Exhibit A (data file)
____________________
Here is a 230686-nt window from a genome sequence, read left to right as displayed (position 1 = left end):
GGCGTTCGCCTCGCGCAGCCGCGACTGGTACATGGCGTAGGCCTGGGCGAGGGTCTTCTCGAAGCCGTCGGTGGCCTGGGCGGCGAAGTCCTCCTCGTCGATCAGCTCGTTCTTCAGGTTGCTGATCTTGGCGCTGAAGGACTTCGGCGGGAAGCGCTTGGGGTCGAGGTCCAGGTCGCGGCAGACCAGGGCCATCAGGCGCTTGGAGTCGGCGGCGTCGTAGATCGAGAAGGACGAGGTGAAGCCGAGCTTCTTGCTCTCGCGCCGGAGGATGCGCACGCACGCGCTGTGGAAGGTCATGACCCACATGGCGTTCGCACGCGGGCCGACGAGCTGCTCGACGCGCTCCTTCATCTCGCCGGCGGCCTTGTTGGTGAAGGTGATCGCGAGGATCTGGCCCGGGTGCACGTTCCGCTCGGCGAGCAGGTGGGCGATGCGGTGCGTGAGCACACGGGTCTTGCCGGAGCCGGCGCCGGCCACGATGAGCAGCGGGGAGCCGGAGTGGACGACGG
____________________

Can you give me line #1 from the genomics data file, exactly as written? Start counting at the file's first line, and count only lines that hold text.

Here is a 230686-nt window from a genome sequence, read left to right as displayed (position 1 = left end):